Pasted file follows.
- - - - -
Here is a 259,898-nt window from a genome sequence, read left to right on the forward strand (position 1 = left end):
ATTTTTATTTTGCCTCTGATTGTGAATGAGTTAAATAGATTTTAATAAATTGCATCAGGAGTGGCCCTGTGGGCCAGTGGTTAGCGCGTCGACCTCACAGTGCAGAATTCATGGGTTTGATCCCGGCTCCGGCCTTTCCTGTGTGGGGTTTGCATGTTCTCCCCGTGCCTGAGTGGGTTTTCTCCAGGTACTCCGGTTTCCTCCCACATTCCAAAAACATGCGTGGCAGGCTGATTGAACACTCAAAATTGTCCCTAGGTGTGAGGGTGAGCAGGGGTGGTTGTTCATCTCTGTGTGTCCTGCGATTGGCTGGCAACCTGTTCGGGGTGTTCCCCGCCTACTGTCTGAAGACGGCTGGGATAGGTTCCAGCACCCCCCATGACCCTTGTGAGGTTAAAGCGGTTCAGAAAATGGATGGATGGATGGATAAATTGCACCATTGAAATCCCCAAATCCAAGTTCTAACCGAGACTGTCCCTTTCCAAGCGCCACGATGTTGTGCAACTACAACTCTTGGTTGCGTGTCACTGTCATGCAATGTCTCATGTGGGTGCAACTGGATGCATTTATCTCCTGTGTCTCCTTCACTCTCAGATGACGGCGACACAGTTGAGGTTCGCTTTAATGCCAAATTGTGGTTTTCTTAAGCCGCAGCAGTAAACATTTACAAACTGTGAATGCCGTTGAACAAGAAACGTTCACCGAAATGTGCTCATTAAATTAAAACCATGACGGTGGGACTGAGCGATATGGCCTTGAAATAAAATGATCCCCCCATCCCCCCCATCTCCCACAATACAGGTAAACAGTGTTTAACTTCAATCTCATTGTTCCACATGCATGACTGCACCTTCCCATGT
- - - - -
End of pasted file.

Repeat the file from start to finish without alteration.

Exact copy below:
Here is a 259,898-nt window from a genome sequence, read left to right on the forward strand (position 1 = left end):
ATTTTTATTTTGCCTCTGATTGTGAATGAGTTAAATAGATTTTAATAAATTGCATCAGGAGTGGCCCTGTGGGCCAGTGGTTAGCGCGTCGACCTCACAGTGCAGAATTCATGGGTTTGATCCCGGCTCCGGCCTTTCCTGTGTGGGGTTTGCATGTTCTCCCCGTGCCTGAGTGGGTTTTCTCCAGGTACTCCGGTTTCCTCCCACATTCCAAAAACATGCGTGGCAGGCTGATTGAACACTCAAAATTGTCCCTAGGTGTGAGGGTGAGCAGGGGTGGTTGTTCATCTCTGTGTGTCCTGCGATTGGCTGGCAACCTGTTCGGGGTGTTCCCCGCCTACTGTCTGAAGACGGCTGGGATAGGTTCCAGCACCCCCCATGACCCTTGTGAGGTTAAAGCGGTTCAGAAAATGGATGGATGGATGGATAAATTGCACCATTGAAATCCCCAAATCCAAGTTCTAACCGAGACTGTCCCTTTCCAAGCGCCACGATGTTGTGCAACTACAACTCTTGGTTGCGTGTCACTGTCATGCAATGTCTCATGTGGGTGCAACTGGATGCATTTATCTCCTGTGTCTCCTTCACTCTCAGATGACGGCGACACAGTTGAGGTTCGCTTTAATGCCAAATTGTGGTTTTCTTAAGCCGCAGCAGTAAACATTTACAAACTGTGAATGCCGTTGAACAAGAAACGTTCACCGAAATGTGCTCATTAAATTAAAACCATGACGGTGGGACTGAGCGATATGGCCTTGAAATAAAATGATCCCCCCATCCCCCCCATCTCCCACAATACAGGTAAACAGTGTTTAACTTCAATCTCATTGTTCCACATGCATGACTGCACCTTCCCATGT